When Jason Garrett took over as the head coach in Dallas, one of his foremost goals was to get younger. He inherited an old team made up of declining players with bloated contracts. At the end of the 2010 season, the Cowboys had 15 players 28 or older on their roster, including seven who were 30 or older.
Dallas' 22 starters in 2010 averaged 29.2 years of age, which was tied for the oldest in the NFL (with the Ravens and Vikings). In his time at the helm, Garrett has engineered a significant roster overhaul: at the start of the 2015 season, the average age of the Cowboys’ 53-man roster was 26.02, which was 14th in the NFL.
This trend toward youth has continued this offseason. Off the roster are elder statesmen Nick Hayden (29) and Jeremy Mincey (32); they have been replaced by Cedric Thornton (27) and recent signee Bronson Mayowa, who is 24.
In addition, Dallas has bid adieu to 31-year old Tyler Clutts and Danny McCray (28), both of whom are sure to be replaced by younger models. At present, the Cowboys have only four players on their roster aged 30; three of them—Tony Romo (35), Jason Witten (33) and Doug Free (32) are offensive starters; the other is long snapper L.P. Ladouceur.
You'll notice that not a single defensive player is over 30. In fact, that side of the ball features only three players—Sean Lee, Brandon Carr and Orlando Scandrick, all of whom are 29—older than 27. Dallas top eight defensive linemen average 24.5 years of age; the average age of their top eight linebackers is 25.3; and the average age of Dallas' corners and safeties is currently just 25.9.
The Cowboys are assembling a young defensive core and, given the likelihood that they will select players from a strong defensive crop players in April's NFL draft, will soon be getting even younger.
It must be said, of course, that there's nothing particularly special about youth for youth's sake; teams are often young because they are undergoing a total roster purge or because the veterans are fleeing the franchise like rats on a sinking ship. The key here is that the Cowboys youth is extremely talented.
Last year at this time, ESPN recognized them as having the league's best "Under 25" talent, and with good reason: all the offensive linemen other than Doug Free are 25 or younger; defenders Randy Gregory, Byron Jones, and DeMarcus Lawrence are all 23.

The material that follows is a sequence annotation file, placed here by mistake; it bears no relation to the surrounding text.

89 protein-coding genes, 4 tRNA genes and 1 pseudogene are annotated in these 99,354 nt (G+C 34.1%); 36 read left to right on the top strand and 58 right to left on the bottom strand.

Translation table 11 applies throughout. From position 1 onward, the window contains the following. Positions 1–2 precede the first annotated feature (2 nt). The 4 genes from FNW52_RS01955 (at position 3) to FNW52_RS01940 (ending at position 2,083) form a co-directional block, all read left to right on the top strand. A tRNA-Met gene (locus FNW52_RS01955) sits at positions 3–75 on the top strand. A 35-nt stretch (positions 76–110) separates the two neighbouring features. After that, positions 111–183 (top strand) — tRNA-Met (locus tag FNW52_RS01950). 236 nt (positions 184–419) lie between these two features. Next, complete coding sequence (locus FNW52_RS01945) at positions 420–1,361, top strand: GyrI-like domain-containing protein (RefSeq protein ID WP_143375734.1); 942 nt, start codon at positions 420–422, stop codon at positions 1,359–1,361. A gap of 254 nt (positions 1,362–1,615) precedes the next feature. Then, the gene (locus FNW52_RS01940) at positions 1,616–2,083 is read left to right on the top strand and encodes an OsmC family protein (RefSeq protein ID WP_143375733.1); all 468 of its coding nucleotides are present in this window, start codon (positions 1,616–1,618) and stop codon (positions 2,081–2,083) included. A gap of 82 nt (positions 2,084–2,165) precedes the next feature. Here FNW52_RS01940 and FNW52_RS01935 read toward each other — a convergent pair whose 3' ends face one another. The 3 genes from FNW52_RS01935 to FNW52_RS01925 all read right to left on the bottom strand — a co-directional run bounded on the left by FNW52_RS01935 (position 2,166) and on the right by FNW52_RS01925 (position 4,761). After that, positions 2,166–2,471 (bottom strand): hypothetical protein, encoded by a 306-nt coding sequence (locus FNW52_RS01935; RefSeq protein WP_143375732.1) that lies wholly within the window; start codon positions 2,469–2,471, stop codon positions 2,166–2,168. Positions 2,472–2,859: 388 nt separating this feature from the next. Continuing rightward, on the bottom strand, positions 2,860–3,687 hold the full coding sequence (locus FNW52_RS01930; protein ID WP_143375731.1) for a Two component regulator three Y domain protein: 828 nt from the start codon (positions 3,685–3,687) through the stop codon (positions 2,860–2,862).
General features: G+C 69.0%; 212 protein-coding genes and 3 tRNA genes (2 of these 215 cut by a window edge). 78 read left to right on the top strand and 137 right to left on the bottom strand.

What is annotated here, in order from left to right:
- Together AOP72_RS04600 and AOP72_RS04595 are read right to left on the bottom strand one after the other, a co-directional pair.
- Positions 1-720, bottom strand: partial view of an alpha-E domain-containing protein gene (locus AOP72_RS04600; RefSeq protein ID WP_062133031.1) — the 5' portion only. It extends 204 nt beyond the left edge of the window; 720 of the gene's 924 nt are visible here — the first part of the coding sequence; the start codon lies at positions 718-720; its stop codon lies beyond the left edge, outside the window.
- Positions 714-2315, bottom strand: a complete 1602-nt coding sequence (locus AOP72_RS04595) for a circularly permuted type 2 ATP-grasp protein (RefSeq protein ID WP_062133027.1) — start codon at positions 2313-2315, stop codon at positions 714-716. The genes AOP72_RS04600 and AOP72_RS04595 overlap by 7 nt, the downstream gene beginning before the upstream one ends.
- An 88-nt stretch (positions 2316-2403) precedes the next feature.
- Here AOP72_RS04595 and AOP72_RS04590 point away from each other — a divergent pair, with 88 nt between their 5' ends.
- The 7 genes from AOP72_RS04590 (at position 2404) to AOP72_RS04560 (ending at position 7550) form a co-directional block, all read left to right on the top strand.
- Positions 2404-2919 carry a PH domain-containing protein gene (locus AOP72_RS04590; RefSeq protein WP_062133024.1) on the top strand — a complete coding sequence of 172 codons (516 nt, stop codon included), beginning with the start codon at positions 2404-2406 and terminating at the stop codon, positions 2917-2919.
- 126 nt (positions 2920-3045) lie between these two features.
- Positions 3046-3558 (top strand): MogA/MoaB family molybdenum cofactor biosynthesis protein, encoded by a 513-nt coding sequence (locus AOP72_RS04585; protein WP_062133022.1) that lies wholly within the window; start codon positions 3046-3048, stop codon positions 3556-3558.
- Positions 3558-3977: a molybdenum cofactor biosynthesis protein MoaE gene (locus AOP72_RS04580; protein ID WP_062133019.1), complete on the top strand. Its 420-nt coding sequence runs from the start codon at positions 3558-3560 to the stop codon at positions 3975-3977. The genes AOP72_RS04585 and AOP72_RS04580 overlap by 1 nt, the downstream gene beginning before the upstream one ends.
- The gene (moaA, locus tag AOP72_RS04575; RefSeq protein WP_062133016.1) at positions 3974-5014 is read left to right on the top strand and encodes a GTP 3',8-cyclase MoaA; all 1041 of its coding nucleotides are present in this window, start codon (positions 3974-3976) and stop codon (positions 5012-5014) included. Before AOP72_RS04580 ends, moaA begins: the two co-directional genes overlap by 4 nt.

Regardless of talent, going young offers tangible benefits. The first is that it allows teams to be more fiscally responsible. The organization had realized that it had been burned too many times by well-compensated players who had grown long in the tooth and as a result, their payroll was freighted with a preponderance of high-priced, aging stars with declining production. Not only are young'uns cheaper, but their arrows are pointing up; young teams get better, both in-season and year-by-year.
The second benefit is that younger players tend to be hungrier. In many respects, this is motivation for the all-important second contract. Guys like Zack Martin and Byron Jones, the thinking goes, tend to be more motivated than veterans who have advanced in their careers because they are still reaching for the carrot at the end of the stick. With that mindset, they are less likely to take plays off or skip practices. Speaking on this topic, Defensive Coordinator Rod Marinelli told reporters:
"They might hurt, and say, ‘I’d better stay in if I want to make this team,’" defensive coordinator Rod Marinelli said. "There’s hunger in there. I think that’s really a positive."
Along these lines, young players are, in general, more receptive to coaching. Think about it: a guy who hasn't yet arrived, and who is striving for that big payday is going to do whatever it takes to get there. And, if a coach can give him any edge that will help him to achieve that, the player will be all ears.
Furthermore, young legs are fresher late in games and, most importantly, late in seasons. In the early 1990s, Jimmy Johnson's Cowboys were the league's youngest team. In 1992, they won their final five games, by an average margin of 21 points; in 1993, they won their final eight games by an average score of 29.6-13.9.
In short, as comparative greybeards suffered from increasingly tired legs, Johnson's youthful charges stayed fresh—and, as a result, increased any talent advantages they owned each and every critical late-season week.
In 2014, we witnessed a similar result. A healthy, young Cowboys team led the NFL in scoring margin in December, after outpacing the opposition 165-79.
That translates to a shocking 41.25-19.75 average per game score. As other, older teams faded, the young Cowboys got better and better, to the point where they produced at an historic level: the 165 December points represented the greatest scoring month in franchise history as well as the seventh highest-scoring single month in NFL history.
To my mind, the primary benefit of going young - and the principal reason for 2014's December explosion - is that young teams tend to be injured less. Perhaps more properly, young players tend to recover much more quickly from the inevitable dings that this brutal game is sure to inflict.
A roster full of older guys who take longer to recover historically suffers from a higher number of games missed - and, crucially, more practices missed during weeks in which they do manage to get on the field. In short, young teams maximize the limited time the new CBA gives them to prepare.
As they say, December games are won and lost in March, April, and May. With this in mind, as the Cowboys spend the offseason refusing to pay big money to older free agents and jettison all but the very best of their own older players, it’s important to remember that youth confers advantages that are exacerbated in the NFL's crucible. As was the case in 2014, we may be glad of these advantages come December.
For more thoughts on how the Cowboys are doing this offseason, follow Shawn on Twitter @rabblerousr.